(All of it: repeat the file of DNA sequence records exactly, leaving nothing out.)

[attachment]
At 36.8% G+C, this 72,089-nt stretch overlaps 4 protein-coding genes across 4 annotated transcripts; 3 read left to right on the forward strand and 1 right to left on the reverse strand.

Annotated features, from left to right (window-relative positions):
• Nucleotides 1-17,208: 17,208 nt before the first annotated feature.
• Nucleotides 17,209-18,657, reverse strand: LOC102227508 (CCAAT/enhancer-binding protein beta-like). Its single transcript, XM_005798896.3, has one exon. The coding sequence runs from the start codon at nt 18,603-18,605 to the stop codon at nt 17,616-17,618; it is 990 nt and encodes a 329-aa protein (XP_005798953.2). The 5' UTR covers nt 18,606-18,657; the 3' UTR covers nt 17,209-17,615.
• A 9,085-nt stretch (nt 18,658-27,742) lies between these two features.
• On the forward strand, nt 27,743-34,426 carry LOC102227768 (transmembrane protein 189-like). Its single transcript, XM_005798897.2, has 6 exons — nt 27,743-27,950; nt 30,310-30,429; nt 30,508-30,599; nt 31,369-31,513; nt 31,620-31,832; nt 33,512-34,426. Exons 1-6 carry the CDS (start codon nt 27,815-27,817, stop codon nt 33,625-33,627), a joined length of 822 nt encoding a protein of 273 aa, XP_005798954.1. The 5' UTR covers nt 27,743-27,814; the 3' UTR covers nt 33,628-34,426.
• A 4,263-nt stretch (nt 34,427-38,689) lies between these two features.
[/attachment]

At 36.8% G+C, this 72,089-nt stretch overlaps 4 protein-coding genes across 4 annotated transcripts; 3 read left to right on the forward strand and 1 right to left on the reverse strand.

Annotated features, from left to right (window-relative positions):
• Nucleotides 1-17,208: 17,208 nt before the first annotated feature.
• Nucleotides 17,209-18,657, reverse strand: LOC102227508 (CCAAT/enhancer-binding protein beta-like). Its single transcript, XM_005798896.3, has one exon. The coding sequence runs from the start codon at nt 18,603-18,605 to the stop codon at nt 17,616-17,618; it is 990 nt and encodes a 329-aa protein (XP_005798953.2). The 5' UTR covers nt 18,606-18,657; the 3' UTR covers nt 17,209-17,615.
• A 9,085-nt stretch (nt 18,658-27,742) lies between these two features.
• On the forward strand, nt 27,743-34,426 carry LOC102227768 (transmembrane protein 189-like). Its single transcript, XM_005798897.2, has 6 exons — nt 27,743-27,950; nt 30,310-30,429; nt 30,508-30,599; nt 31,369-31,513; nt 31,620-31,832; nt 33,512-34,426. Exons 1-6 carry the CDS (start codon nt 27,815-27,817, stop codon nt 33,625-33,627), a joined length of 822 nt encoding a protein of 273 aa, XP_005798954.1. The 5' UTR covers nt 27,743-27,814; the 3' UTR covers nt 33,628-34,426.
• A 4,263-nt stretch (nt 34,427-38,689) lies between these two features.